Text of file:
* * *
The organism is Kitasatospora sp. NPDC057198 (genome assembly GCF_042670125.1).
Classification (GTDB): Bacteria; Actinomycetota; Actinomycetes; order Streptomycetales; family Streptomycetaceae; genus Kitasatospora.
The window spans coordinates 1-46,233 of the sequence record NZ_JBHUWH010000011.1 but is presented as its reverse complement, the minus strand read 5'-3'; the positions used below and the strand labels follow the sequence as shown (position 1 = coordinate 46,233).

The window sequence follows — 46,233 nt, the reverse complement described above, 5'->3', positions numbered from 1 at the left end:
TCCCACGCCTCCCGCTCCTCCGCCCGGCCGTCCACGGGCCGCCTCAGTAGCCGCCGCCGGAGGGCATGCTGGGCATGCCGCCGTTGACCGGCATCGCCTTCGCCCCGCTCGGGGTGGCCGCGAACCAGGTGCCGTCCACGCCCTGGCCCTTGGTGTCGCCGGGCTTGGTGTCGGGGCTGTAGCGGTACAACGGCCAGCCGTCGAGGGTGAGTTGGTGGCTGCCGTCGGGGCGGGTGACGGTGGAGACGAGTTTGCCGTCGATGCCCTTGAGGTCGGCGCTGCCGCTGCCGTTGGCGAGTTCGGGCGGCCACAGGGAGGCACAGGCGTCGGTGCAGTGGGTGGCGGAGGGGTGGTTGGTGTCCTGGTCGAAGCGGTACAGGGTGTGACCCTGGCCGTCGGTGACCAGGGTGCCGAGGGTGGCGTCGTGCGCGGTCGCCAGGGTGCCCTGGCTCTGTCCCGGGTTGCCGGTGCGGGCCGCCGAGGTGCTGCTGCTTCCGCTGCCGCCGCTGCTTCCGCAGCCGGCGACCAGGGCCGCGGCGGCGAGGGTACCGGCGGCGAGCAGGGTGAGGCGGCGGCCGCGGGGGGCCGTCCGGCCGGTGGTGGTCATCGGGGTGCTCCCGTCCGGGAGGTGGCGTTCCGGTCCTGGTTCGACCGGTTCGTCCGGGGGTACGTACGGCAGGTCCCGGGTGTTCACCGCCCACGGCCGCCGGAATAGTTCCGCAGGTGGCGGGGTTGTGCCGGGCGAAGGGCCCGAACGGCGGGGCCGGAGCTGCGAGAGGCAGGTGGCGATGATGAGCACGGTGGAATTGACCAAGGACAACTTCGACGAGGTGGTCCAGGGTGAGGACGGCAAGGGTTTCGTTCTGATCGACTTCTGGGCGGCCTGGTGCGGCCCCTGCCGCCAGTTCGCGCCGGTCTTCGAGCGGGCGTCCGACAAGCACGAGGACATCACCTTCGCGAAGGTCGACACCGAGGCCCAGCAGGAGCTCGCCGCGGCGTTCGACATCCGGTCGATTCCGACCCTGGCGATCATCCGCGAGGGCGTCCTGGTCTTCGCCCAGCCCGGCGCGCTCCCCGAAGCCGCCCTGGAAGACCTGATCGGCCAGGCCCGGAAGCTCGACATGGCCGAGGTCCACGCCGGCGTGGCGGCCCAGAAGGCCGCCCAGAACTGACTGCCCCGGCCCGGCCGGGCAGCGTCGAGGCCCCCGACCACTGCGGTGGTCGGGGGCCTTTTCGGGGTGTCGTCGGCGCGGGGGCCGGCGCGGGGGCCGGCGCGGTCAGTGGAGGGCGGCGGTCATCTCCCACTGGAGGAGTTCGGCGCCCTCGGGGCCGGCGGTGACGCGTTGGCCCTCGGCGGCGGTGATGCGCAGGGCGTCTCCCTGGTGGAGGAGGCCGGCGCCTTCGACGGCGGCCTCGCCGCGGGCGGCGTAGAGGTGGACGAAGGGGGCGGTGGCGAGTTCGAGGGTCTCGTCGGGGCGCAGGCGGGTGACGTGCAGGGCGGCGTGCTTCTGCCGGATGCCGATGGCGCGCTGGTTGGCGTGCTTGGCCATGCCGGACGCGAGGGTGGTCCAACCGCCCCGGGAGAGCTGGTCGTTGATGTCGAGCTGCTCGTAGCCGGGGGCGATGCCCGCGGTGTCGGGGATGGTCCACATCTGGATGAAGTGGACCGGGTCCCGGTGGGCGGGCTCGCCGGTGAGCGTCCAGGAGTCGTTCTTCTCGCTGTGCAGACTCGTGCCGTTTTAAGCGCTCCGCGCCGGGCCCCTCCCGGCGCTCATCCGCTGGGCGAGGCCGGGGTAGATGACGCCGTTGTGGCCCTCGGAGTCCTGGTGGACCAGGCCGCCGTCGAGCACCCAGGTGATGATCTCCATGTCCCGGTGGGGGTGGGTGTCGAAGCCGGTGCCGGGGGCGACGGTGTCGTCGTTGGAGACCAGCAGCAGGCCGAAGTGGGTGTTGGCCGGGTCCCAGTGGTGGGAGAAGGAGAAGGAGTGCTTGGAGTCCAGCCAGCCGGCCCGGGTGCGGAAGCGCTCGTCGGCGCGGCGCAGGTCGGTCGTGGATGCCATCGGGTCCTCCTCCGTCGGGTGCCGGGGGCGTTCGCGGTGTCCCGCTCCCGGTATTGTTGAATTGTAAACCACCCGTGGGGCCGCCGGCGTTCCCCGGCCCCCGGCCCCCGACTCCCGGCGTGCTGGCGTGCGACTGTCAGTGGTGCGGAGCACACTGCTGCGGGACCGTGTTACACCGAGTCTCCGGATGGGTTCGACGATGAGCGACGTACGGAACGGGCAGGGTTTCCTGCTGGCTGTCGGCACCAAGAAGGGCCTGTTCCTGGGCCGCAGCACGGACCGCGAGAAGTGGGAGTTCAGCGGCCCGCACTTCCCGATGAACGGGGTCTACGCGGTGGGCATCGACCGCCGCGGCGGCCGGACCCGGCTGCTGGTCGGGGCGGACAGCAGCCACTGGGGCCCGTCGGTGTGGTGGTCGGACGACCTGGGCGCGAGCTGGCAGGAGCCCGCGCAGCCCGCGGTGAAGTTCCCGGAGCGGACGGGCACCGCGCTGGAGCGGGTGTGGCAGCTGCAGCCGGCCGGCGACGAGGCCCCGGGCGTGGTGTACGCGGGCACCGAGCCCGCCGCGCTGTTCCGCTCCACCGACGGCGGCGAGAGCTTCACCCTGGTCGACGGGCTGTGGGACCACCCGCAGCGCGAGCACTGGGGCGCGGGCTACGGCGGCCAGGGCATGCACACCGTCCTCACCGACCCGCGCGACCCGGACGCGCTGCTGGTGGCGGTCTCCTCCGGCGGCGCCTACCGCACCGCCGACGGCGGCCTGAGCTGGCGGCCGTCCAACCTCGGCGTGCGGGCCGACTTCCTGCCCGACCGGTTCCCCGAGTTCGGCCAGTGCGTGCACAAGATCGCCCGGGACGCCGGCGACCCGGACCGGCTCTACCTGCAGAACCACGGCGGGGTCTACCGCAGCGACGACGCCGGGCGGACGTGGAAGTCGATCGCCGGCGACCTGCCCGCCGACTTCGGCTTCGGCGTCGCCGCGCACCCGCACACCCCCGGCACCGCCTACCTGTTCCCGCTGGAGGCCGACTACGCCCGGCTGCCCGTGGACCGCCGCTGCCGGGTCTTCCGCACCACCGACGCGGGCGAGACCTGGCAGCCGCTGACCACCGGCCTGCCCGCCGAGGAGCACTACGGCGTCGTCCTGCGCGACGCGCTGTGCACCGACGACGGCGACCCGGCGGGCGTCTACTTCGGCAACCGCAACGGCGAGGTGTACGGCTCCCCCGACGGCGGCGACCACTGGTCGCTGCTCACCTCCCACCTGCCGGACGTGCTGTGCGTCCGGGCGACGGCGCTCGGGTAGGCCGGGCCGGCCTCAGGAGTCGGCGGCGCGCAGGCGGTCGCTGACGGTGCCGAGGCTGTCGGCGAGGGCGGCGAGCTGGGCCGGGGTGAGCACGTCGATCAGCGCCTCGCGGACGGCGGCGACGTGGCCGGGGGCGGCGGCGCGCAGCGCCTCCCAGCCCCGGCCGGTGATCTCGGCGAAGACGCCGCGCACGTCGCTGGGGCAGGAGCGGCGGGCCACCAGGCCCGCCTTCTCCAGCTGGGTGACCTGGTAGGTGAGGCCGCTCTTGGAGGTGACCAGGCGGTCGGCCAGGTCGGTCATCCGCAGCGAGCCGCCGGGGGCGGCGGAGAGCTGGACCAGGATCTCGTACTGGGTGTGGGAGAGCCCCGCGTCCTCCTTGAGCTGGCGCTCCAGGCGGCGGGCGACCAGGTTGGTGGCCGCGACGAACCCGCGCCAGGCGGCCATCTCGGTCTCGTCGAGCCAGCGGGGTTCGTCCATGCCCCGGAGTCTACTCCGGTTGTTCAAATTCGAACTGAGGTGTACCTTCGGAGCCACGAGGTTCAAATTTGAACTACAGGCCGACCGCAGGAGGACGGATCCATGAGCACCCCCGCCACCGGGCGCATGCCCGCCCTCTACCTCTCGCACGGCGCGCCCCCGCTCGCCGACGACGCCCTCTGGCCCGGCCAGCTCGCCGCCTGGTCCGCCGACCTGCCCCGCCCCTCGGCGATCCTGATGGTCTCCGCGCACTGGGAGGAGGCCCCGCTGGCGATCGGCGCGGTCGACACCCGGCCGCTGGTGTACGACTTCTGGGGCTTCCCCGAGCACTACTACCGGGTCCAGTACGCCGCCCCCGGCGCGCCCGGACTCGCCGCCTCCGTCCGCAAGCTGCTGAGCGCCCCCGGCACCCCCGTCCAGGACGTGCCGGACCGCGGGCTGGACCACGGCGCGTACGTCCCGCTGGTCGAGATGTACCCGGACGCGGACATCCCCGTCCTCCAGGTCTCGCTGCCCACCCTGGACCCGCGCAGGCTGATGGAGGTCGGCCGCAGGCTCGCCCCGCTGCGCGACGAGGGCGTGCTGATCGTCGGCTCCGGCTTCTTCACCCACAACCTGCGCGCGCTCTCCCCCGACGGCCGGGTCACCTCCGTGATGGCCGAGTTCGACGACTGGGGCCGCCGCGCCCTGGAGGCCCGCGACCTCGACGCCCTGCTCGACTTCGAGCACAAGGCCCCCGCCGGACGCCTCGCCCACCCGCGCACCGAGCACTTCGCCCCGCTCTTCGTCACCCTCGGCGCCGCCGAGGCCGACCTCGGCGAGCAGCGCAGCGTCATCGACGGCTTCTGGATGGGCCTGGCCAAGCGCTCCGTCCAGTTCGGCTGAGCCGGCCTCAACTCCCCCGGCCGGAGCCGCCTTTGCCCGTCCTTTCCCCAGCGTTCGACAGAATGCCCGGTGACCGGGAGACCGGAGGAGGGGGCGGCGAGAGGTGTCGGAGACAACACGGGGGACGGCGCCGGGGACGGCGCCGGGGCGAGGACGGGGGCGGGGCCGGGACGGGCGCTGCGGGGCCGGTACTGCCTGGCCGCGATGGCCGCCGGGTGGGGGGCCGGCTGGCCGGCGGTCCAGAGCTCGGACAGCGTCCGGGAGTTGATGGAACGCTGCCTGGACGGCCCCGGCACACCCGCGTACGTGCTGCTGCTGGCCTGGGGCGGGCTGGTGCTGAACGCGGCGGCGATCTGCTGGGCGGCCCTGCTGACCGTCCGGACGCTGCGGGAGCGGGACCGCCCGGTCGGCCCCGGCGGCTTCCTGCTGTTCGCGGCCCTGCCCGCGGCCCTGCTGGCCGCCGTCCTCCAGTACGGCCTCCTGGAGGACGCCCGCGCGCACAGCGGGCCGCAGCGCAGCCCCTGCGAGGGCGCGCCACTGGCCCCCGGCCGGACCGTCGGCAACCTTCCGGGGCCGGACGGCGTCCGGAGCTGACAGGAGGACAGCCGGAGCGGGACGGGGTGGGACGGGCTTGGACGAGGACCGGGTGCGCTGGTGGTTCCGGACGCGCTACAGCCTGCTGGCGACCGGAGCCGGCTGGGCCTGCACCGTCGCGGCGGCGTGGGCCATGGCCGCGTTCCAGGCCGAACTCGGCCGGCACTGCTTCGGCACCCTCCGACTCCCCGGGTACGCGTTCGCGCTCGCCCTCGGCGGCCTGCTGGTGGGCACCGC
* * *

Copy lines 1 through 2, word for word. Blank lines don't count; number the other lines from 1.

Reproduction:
The organism is Kitasatospora sp. NPDC057198 (genome assembly GCF_042670125.1).
Classification (GTDB): Bacteria; Actinomycetota; Actinomycetes; order Streptomycetales; family Streptomycetaceae; genus Kitasatospora.